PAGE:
carved wings of fright

into his forehead,

growing more crooked

with every eviction notice

 

from 'Mi Vida: Wings of Fright'

 

It is this robustness of language that is noticeably absent in 'Offerings to an Ulcerated God', instead we are presented here with a series of carefully uninspired lines - more prose than anything else, we feel, replicating superbly the sterility of courtroom proceedings:

 

Mrs. López refuses to pay rent,

and we want her out,

the landlord’s lawyer said,

tugging at his law school ring.

The judge called for an interpreter,

but all the interpreters were gone,

trafficking in Spanish

at the criminal session

on the second floor.

 

Note the monosyllabic line endings of the first four lines, stopped with commas and producing an officious, foreboding cadence.

 

A volunteer stood up in the gallery.

Mrs. López showed the interpreter

a poker hand of snapshots,

the rat curled in a glue trap

next to the refrigerator,

the water frozen in the toilet,

a door without a doorknob

(No rent for this. I know the law

and I want to speak,

she whispered to the interpreter).

 

We do not meet Mrs. Lopez’ husband, and despite her confidence, we fear for her; one half of a poor couple against a lawyer ‘tugging at his law school ring’, - the latter marriage is reciprocal, for the lawyer and the law are inseparable.

 

Tell her she has to pay

and she has ten days to get out,

the judge commanded, rose

so the rest of the courtroom rose,

and left the bench. Suddenly

the courtroom clattered

with the end of business:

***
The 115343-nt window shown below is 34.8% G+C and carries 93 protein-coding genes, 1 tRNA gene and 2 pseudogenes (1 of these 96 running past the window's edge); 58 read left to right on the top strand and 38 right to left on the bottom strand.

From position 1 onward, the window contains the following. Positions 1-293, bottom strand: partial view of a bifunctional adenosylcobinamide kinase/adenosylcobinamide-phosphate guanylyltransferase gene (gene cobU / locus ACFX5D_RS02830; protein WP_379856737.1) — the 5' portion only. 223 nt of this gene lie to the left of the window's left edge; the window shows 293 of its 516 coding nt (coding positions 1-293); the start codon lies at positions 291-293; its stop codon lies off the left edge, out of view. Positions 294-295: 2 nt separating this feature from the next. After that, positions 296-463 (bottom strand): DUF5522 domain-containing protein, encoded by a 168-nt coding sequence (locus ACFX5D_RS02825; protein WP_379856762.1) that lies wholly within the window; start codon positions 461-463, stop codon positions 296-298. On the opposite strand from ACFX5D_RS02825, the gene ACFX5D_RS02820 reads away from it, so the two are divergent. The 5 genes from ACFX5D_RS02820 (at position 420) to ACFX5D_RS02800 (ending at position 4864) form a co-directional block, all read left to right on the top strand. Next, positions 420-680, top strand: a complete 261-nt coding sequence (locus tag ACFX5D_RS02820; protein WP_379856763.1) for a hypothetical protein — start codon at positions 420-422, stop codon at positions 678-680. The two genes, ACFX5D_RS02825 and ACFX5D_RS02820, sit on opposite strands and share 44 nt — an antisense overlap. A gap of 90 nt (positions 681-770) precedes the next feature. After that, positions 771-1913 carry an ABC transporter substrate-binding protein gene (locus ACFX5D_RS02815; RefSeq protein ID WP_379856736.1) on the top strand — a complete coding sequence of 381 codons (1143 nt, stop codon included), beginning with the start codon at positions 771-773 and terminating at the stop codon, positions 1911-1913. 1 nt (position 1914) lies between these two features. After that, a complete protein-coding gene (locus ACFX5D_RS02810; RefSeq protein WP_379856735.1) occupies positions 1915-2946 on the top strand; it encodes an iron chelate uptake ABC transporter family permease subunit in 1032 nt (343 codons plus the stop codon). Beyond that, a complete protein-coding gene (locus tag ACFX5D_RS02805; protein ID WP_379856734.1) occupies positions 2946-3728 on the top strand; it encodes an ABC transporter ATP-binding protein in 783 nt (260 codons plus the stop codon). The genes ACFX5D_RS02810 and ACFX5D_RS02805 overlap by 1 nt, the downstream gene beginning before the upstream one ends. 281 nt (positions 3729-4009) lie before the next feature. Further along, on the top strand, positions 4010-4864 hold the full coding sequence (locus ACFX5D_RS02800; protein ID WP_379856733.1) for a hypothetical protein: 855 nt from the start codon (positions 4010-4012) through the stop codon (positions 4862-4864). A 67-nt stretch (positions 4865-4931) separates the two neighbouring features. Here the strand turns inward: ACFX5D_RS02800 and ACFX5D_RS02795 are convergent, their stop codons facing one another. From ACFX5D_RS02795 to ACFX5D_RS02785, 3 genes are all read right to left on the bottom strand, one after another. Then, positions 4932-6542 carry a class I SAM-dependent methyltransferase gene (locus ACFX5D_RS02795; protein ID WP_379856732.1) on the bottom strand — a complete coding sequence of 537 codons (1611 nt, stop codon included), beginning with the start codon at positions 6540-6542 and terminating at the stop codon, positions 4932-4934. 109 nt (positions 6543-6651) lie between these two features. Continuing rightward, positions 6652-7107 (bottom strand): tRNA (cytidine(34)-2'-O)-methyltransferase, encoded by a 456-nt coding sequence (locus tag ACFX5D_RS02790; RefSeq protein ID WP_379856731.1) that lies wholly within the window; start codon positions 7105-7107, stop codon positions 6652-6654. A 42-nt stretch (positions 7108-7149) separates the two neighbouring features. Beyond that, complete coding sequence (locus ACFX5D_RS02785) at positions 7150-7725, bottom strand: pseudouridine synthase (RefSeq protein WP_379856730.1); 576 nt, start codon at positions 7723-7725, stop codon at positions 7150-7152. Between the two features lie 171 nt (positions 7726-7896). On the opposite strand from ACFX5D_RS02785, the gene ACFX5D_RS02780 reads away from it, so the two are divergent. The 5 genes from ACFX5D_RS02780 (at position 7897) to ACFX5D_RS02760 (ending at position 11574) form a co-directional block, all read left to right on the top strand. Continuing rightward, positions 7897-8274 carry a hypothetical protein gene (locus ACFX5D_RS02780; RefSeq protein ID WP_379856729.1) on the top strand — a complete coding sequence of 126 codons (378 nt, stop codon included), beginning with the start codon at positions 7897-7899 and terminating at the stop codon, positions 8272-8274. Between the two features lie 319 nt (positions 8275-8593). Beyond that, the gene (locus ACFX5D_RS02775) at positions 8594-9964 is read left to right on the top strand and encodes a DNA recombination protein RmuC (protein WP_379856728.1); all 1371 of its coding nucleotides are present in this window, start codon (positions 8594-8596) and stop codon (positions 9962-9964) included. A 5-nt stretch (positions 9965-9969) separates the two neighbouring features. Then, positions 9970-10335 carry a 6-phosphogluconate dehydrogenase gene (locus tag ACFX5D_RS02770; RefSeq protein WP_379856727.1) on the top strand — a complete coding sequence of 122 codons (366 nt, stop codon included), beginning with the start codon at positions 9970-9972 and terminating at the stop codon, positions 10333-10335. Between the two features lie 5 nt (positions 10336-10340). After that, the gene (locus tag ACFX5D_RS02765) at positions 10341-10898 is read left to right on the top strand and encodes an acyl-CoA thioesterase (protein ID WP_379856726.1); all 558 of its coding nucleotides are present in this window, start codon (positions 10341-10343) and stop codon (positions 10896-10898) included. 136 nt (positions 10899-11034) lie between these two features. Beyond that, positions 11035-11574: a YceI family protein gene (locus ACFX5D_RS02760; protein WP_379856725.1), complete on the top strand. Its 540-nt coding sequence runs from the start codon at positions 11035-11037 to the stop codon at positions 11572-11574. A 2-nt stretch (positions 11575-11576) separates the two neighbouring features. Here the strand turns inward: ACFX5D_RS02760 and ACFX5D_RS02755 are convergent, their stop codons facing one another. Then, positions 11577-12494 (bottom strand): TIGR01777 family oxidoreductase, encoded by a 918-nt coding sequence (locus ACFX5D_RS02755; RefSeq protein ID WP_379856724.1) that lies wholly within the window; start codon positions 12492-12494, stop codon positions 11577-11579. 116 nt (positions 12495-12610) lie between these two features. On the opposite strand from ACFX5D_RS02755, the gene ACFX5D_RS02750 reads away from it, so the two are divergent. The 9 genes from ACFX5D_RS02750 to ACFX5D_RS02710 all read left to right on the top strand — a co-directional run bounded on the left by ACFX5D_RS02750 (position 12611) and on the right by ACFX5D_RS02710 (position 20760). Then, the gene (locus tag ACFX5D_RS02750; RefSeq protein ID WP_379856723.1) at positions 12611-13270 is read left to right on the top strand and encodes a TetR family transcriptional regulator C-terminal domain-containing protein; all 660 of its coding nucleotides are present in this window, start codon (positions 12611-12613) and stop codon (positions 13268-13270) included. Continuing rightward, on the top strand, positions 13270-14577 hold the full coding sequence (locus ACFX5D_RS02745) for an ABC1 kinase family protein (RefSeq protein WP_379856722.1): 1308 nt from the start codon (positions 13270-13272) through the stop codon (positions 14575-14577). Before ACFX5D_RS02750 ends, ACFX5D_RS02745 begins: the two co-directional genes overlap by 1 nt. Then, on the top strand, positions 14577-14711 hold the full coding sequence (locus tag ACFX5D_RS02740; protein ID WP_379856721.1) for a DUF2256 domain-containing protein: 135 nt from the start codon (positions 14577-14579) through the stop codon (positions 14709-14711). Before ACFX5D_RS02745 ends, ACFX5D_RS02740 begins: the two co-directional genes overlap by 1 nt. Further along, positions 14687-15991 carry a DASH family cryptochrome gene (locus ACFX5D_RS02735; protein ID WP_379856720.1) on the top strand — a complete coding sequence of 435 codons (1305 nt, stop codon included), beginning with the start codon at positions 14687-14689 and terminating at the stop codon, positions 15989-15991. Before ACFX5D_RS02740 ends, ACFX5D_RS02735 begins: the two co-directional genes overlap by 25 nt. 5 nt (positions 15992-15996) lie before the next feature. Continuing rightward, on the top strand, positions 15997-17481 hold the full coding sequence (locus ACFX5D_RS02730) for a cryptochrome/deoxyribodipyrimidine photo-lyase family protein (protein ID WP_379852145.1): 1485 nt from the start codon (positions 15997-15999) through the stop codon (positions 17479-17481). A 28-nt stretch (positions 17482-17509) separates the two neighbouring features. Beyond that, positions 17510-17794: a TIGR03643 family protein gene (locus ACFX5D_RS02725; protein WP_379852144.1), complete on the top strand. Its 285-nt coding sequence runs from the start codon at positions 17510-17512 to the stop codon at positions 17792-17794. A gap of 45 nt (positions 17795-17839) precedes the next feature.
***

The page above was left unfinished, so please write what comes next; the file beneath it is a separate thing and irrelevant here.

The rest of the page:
the clerk of the court

gathered her files

and the bailiff went to lunch.

 

‘Suddenly/the courtroom clattered/with the end of business’ – how unmelodious, this flurry of short vowels evokes the clinical formality with which the case has been dispatched. It is hard not to notice, too, the flippancy of the stanza’s final three lines - ‘the clerk of the court/gathered her files/and the bailiff went to lunch’; the rhythm is akin to that of a nursery rhyme.

 

Mrs. López stood before the bench,

still holding up her fan of snapshots

like an offering this ulcerated god

refused to taste,

while the interpreter

felt the burning

bubble in his throat

as he slowly turned to face her.

 

And, consistent with the tenor of a nursery rhyme, it ends with a touch of humour; Mrs. Lopez, in a bracing display of audacity, stands up to the bench to express her side of the story. This reviewer doesn’t think it trite to assume the bubble in the throat of the interpreter is shared.

 

Espada’s engagement with the human spirit is undeniable, much of the work in this collection is infused with a recognition of valour, or at least, the possibility of valour, probably the most thorough example of this would be 'Inheritance of Waterfalls and Sharks':

 

In 1898, with the infantry from Illinois,

the boy who would become the poet Sandburg

rowed his captain’s Saint Bernard ashore